While movie fans have been shocked by the unexpected passing of some iconic performers over the last year, no other loss has perhaps resonated quite as much as that of comedic legend actor Robin Williams, who passed away earlier this month at the age of 63.
Irrevocable trusts are a popular tool in estate planning, since they offer a secure and private way to transfer assets to the next generation while minimizing the tax impact on one’s estate. These types of trusts have a lot of benefits with one major caveat – the person creating the trust must give up control of the trust and the assets. This means they must appoint a third party trustee to manage the trust on behalf of the beneficiaries. Trustees have been the primary source of management for trusts in the past, but recently as trust and tax laws have been changing, more people are seeing a need for a second set of eyes in the form of a trust prosecutor.
A lot of Minnesota have a shoe box (or hat box, or file folder) full of letters from past generations. These mementos of personal correspondence link us to our relatives who are no longer with us and give us a sense of the family’s history. Today, parents and grandparents are writing fewer long-form letters that are sent in the mail, and keeping up with friends and family is done over email or social networking sites. Some of our correspondence might be as simple as a Facebook “like” or as long as an email updating our friends on some of life’s bigger issues.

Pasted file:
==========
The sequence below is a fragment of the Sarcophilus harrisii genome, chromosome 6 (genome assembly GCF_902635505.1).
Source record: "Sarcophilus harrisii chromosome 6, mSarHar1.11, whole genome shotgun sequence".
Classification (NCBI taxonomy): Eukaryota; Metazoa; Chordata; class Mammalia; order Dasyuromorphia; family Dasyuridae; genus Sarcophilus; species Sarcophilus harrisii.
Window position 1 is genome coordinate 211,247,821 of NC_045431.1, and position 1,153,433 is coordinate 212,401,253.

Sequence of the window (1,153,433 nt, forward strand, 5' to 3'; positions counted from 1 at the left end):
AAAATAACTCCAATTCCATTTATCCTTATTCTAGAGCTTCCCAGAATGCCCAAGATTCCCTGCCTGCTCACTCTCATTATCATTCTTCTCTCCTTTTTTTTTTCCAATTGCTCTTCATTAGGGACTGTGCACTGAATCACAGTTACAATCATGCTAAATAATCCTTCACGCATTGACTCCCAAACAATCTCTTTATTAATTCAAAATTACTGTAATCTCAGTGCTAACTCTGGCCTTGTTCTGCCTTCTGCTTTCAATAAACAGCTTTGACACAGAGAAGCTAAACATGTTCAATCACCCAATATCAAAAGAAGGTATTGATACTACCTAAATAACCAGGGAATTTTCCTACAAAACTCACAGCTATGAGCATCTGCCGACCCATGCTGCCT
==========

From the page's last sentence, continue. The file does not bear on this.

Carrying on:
Setting up a healthcare proxy and putting together advanced care directives is a very important part of estate planning. Yet for some Minnesotans it presents a challenge since there might be a lack of suitable person to appoint as a proxy. Particularly for those without children or any nearby younger relatives, finding the right person to step in and help in the event of incapacity can be difficult to do.
Three trustees who have been charged with managing a charitable trust on behalf of a friend are now embroiled in a court battle over fair compensation for their work. To understand the case it is first important to know that there are various titles for people who manage an estate, including an administrator appointed by the court for someone who does not have a will, or an executor named in a will or appointed by a court to manage affairs, or a trustee named in trust documents or a will or appointed by the court. Each of these three titles hold what is called a fiduciary duty, which means that the person holds a high duty of care and loyalty to do the job to the best of their ability and in good faith.